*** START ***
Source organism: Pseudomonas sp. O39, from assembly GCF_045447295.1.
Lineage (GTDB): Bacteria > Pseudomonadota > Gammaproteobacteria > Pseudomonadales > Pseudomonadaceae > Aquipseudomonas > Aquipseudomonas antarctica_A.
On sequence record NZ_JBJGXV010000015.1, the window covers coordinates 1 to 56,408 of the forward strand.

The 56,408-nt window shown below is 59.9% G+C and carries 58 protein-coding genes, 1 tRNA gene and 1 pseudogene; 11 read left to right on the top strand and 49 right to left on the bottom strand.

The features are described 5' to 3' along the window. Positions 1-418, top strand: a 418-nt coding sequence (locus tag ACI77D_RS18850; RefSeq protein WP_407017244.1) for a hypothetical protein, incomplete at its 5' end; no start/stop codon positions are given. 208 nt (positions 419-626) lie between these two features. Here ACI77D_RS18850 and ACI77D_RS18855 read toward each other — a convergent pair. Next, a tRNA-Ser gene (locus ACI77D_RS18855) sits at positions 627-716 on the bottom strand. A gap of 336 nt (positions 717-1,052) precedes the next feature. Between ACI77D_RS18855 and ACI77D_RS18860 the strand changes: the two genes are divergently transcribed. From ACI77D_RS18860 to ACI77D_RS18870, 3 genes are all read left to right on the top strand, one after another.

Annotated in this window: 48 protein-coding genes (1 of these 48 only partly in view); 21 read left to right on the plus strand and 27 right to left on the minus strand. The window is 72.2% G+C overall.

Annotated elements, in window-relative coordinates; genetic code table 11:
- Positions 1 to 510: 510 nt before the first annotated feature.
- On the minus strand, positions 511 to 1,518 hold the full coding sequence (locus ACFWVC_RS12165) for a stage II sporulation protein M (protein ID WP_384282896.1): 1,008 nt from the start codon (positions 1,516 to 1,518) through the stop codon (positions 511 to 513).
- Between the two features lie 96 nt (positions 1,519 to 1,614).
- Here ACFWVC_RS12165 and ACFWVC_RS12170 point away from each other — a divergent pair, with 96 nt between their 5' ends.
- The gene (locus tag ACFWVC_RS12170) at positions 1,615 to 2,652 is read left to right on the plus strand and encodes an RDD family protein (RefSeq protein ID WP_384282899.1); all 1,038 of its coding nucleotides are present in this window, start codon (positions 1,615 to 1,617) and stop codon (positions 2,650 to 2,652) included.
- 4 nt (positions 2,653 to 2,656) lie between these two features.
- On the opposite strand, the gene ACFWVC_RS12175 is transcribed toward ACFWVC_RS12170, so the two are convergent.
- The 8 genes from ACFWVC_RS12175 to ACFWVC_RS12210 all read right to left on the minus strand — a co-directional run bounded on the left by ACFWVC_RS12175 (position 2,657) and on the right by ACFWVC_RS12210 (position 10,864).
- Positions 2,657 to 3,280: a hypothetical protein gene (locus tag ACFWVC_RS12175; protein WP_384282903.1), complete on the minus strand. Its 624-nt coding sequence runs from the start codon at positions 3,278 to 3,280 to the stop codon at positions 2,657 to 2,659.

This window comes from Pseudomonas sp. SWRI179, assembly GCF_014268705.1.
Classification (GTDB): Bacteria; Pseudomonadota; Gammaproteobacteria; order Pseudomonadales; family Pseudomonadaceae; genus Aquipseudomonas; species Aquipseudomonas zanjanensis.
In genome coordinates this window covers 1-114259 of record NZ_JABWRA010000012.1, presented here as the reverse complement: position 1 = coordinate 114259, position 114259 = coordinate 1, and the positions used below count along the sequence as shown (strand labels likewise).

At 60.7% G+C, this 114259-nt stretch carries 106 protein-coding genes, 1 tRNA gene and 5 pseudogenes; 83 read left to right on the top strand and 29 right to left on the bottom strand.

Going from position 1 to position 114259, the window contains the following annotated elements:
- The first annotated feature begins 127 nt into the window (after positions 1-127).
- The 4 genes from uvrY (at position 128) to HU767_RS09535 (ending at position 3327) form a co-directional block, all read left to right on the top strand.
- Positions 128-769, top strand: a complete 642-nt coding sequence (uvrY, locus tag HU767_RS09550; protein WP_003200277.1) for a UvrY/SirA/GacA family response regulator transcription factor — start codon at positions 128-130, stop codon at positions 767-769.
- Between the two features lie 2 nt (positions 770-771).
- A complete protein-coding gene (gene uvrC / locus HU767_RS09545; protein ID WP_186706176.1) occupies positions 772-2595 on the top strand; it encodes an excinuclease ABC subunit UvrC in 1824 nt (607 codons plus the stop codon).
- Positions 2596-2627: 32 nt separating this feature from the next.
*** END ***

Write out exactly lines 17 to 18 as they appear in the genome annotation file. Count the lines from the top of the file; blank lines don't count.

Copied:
This window comes from Pseudomonas sp. SWRI179, assembly GCF_014268705.1.
Classification (GTDB): Bacteria; Pseudomonadota; Gammaproteobacteria; order Pseudomonadales; family Pseudomonadaceae; genus Aquipseudomonas; species Aquipseudomonas zanjanensis.